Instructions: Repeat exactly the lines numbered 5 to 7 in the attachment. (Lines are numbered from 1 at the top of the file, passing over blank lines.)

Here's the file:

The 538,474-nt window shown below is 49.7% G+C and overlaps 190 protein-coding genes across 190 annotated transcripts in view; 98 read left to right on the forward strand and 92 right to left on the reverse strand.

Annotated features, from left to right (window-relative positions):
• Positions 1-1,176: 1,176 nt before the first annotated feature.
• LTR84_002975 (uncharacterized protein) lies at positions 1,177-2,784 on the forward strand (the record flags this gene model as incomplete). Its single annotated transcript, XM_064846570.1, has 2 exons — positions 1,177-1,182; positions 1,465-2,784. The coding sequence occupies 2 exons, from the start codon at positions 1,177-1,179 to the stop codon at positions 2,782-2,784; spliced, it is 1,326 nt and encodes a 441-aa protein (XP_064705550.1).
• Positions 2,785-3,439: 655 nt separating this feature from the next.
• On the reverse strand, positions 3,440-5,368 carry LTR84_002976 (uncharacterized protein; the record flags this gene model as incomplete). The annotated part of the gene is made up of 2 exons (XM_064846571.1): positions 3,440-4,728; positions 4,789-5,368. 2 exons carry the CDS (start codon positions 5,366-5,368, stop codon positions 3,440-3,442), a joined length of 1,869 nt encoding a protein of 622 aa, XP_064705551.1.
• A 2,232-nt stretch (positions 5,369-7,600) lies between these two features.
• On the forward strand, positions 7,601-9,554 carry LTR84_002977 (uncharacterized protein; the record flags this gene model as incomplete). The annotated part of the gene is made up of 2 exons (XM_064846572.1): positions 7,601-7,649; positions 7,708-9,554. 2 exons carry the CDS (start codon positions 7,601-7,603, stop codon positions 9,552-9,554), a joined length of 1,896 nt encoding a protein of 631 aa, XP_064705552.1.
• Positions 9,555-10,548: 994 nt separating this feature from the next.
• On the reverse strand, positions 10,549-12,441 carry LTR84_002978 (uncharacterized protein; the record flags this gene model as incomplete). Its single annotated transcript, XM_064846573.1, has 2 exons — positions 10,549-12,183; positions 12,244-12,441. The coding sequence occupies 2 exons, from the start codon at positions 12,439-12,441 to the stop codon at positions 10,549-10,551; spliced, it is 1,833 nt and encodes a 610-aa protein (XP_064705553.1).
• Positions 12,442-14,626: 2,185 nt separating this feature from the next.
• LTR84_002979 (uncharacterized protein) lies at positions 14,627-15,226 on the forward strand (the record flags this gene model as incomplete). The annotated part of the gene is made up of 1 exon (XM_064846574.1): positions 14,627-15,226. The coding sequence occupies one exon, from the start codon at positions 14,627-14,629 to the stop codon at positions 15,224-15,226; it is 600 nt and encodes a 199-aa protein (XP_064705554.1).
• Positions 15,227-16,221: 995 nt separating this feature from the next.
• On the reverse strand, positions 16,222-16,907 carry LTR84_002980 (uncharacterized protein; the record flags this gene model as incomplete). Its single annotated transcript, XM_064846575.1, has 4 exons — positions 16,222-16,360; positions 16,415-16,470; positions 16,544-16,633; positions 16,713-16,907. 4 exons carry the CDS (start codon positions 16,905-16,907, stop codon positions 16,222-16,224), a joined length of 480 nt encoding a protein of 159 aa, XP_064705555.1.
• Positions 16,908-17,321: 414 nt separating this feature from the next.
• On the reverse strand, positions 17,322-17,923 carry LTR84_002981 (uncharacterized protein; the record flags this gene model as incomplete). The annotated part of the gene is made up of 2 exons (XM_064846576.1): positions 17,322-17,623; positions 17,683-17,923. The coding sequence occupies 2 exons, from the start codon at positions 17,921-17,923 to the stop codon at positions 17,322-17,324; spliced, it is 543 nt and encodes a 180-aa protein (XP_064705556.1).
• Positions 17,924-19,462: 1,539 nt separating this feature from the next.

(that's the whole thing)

• Positions 2,785-3,439: 655 nt separating this feature from the next.
• On the reverse strand, positions 3,440-5,368 carry LTR84_002976 (uncharacterized protein; the record flags this gene model as incomplete). The annotated part of the gene is made up of 2 exons (XM_064846571.1): positions 3,440-4,728; positions 4,789-5,368. 2 exons carry the CDS (start codon positions 5,366-5,368, stop codon positions 3,440-3,442), a joined length of 1,869 nt encoding a protein of 622 aa, XP_064705551.1.
• A 2,232-nt stretch (positions 5,369-7,600) lies between these two features.